From round disks to oval clusters; many galaxies in the Universe have undergone a dramatic transformation over the past eight billion years or so, researchers reported on Thursday.
An international team looked at data on some 10,000 of the billions of galaxies in the observable Universe today, and then used the Hubble and Herschel telescopes to peer back in time.
They found that 83 percent of stars formed since the Big Bang about 13.7 billion years ago, were initially grouped in flat, rotating, disc-shaped galaxies, according to a statement from the Cardiff University’s School of Physics and Astronomy, whose astronomers led the study.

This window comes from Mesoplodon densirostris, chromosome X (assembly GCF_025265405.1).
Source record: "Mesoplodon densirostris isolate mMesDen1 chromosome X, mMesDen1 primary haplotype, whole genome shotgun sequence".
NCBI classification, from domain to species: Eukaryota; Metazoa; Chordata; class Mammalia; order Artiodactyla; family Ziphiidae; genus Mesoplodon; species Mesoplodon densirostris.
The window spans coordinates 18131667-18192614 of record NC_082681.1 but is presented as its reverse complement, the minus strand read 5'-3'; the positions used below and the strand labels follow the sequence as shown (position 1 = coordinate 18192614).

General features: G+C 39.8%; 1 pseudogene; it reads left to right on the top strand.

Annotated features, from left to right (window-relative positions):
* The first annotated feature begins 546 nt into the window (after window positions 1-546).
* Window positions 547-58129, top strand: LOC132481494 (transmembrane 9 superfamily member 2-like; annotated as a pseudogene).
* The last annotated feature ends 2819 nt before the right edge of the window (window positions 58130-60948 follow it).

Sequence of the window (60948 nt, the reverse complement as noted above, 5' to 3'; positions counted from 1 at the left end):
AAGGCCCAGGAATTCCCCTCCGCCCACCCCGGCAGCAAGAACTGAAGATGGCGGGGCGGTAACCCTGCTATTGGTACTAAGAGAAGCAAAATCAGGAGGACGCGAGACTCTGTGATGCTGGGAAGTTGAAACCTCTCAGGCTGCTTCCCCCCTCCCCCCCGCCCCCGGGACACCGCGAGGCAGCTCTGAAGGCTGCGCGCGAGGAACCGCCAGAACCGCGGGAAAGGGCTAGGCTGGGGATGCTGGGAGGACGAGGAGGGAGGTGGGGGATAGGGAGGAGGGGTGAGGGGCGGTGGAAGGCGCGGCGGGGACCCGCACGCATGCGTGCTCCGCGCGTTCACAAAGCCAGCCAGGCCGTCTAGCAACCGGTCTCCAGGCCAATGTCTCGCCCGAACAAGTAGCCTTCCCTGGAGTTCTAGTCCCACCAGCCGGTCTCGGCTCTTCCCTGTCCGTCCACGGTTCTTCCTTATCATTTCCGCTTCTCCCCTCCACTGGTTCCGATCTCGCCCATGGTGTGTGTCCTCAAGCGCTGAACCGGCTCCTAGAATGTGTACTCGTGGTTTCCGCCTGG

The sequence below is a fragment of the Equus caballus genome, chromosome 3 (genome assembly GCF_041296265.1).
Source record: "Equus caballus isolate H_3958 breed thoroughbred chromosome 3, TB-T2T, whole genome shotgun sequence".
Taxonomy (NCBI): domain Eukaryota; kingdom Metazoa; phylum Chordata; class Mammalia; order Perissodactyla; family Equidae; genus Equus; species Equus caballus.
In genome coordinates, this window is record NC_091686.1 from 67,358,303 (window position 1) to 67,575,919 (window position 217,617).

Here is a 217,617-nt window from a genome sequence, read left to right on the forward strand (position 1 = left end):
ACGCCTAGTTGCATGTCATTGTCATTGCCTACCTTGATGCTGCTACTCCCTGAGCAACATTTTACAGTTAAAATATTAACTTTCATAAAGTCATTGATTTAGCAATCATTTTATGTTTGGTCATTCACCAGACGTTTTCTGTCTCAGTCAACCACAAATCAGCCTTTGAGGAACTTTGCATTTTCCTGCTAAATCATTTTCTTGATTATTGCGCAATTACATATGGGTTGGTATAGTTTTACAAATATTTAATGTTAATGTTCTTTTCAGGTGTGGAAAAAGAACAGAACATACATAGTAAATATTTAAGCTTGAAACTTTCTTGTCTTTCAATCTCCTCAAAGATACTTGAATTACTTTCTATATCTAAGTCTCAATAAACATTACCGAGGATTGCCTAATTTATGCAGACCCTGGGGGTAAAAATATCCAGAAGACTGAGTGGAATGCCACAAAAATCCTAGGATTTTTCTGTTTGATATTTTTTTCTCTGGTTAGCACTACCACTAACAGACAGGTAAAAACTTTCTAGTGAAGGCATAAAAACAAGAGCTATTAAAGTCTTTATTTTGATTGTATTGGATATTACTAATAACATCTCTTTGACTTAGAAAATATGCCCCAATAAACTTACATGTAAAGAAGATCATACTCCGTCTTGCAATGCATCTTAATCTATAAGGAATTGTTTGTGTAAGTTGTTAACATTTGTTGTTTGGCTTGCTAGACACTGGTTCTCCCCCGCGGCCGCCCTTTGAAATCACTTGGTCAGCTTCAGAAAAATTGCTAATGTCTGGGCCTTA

“However, only 49 percent of stars that exist in the Universe today are located in these disc-shaped galaxies, the remainder are located in oval-shaped galaxies,” it said.
“The results suggest a massive transformation in which disc-shaped galaxies became oval-shaped galaxies.”
The bulk of stars in the Universe are thought to have been formed between 12 billion to eight billion years ago.
The team offered two hypotheses oval galaxies may be formed when two disc-shaped clusters move too close to one another and are merged by gravity into a disorderly clump, or the stars in a round, flat galaxy gradually migrate towards the centre to produce a disorderly, roughly oval-shaped pile-up.
Such galactic shape-shifting had been theorised before, said lead author Steve Eales. “But by combining Herschel and Hubble, we have for the first time been able to accurately measure the extent…
“Galaxies are the basic building blocks of the Universe, so this metamorphosis really does represent one of the most significant changes in its appearance and properties in the last eight billion years,” he said.